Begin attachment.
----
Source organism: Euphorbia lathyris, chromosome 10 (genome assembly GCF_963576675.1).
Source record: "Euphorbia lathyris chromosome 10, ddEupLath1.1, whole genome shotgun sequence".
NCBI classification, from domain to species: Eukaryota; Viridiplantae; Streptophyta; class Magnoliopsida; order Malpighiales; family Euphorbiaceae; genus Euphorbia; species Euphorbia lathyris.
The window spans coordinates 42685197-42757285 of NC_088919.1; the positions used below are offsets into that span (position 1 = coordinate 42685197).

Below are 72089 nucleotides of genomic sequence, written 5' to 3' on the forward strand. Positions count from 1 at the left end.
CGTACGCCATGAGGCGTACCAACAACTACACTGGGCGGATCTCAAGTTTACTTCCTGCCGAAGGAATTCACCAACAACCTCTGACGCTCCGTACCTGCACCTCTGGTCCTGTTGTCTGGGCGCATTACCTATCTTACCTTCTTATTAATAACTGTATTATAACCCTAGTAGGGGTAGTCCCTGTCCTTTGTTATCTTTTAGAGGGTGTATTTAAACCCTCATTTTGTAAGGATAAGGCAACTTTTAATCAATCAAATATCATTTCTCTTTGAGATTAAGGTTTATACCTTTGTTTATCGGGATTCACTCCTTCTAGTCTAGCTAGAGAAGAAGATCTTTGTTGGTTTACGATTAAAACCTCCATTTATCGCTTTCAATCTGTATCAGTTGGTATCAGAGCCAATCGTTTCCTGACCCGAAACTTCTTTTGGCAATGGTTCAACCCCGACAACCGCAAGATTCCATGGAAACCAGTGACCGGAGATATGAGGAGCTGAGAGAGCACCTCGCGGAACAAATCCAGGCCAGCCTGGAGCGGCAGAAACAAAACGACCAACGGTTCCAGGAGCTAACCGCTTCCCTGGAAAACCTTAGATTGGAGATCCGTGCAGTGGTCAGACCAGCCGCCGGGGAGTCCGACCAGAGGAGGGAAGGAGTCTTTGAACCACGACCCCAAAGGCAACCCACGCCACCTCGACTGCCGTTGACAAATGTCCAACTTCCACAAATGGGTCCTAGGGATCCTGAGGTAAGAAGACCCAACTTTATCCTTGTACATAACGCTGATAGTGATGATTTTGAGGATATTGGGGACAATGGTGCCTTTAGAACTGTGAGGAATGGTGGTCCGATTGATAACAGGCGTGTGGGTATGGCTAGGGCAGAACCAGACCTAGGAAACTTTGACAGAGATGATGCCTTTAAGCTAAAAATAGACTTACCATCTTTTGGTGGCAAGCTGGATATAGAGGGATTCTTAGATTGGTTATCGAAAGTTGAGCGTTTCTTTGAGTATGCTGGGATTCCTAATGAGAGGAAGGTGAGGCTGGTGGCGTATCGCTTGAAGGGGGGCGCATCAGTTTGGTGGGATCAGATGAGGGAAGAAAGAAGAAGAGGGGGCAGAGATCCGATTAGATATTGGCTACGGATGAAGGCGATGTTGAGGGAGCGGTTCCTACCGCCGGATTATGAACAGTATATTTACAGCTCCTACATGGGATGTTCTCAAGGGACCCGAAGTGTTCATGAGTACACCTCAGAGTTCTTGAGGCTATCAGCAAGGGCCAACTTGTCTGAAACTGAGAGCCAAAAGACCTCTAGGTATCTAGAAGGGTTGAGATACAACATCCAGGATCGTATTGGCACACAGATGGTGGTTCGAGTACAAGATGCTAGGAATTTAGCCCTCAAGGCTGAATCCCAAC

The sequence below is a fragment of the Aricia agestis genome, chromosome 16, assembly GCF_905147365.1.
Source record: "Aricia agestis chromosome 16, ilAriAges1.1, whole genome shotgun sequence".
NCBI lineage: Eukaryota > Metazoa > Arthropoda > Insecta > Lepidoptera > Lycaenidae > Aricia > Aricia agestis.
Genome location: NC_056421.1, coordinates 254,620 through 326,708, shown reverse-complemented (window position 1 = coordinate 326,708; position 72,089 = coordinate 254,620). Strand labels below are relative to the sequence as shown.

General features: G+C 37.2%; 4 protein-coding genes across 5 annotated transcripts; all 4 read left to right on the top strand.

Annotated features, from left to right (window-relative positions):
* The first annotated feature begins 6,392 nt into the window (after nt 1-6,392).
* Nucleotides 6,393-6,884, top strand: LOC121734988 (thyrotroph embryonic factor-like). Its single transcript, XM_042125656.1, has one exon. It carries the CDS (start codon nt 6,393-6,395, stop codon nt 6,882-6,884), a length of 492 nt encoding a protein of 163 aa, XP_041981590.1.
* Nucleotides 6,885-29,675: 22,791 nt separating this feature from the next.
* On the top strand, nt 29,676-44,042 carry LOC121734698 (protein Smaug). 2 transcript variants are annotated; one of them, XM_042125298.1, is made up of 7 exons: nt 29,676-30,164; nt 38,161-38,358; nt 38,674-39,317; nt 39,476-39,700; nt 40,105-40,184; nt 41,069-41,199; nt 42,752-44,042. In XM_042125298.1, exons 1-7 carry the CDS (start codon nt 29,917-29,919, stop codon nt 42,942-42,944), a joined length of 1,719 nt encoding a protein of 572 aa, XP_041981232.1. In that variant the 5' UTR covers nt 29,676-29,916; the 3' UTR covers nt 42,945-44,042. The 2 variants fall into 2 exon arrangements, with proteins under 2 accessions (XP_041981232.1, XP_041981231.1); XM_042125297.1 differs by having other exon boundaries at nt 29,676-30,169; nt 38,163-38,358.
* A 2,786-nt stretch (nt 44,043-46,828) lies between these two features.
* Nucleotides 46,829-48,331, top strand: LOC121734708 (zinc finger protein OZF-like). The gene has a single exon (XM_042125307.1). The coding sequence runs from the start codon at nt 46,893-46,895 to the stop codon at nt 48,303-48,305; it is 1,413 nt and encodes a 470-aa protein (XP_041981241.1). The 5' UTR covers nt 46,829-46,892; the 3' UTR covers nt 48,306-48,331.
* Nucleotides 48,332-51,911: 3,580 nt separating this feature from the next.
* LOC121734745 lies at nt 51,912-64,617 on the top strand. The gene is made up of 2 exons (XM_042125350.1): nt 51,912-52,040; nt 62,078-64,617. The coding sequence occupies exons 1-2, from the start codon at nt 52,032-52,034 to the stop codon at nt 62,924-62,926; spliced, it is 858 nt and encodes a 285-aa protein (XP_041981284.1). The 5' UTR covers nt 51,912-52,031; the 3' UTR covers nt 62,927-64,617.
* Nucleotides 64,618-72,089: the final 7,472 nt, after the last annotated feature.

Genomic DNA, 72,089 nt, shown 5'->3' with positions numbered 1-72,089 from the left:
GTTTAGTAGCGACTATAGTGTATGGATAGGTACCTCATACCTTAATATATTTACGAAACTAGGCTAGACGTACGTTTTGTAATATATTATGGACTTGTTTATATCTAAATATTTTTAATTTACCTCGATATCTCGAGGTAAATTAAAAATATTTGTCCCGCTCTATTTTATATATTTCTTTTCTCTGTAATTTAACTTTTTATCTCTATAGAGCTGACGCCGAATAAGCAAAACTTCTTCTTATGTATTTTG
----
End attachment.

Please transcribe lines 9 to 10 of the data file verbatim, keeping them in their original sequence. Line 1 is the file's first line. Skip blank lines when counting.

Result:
NCBI lineage: Eukaryota > Metazoa > Arthropoda > Insecta > Lepidoptera > Lycaenidae > Aricia > Aricia agestis.
Genome location: NC_056421.1, coordinates 254,620 through 326,708, shown reverse-complemented (window position 1 = coordinate 326,708; position 72,089 = coordinate 254,620). Strand labels below are relative to the sequence as shown.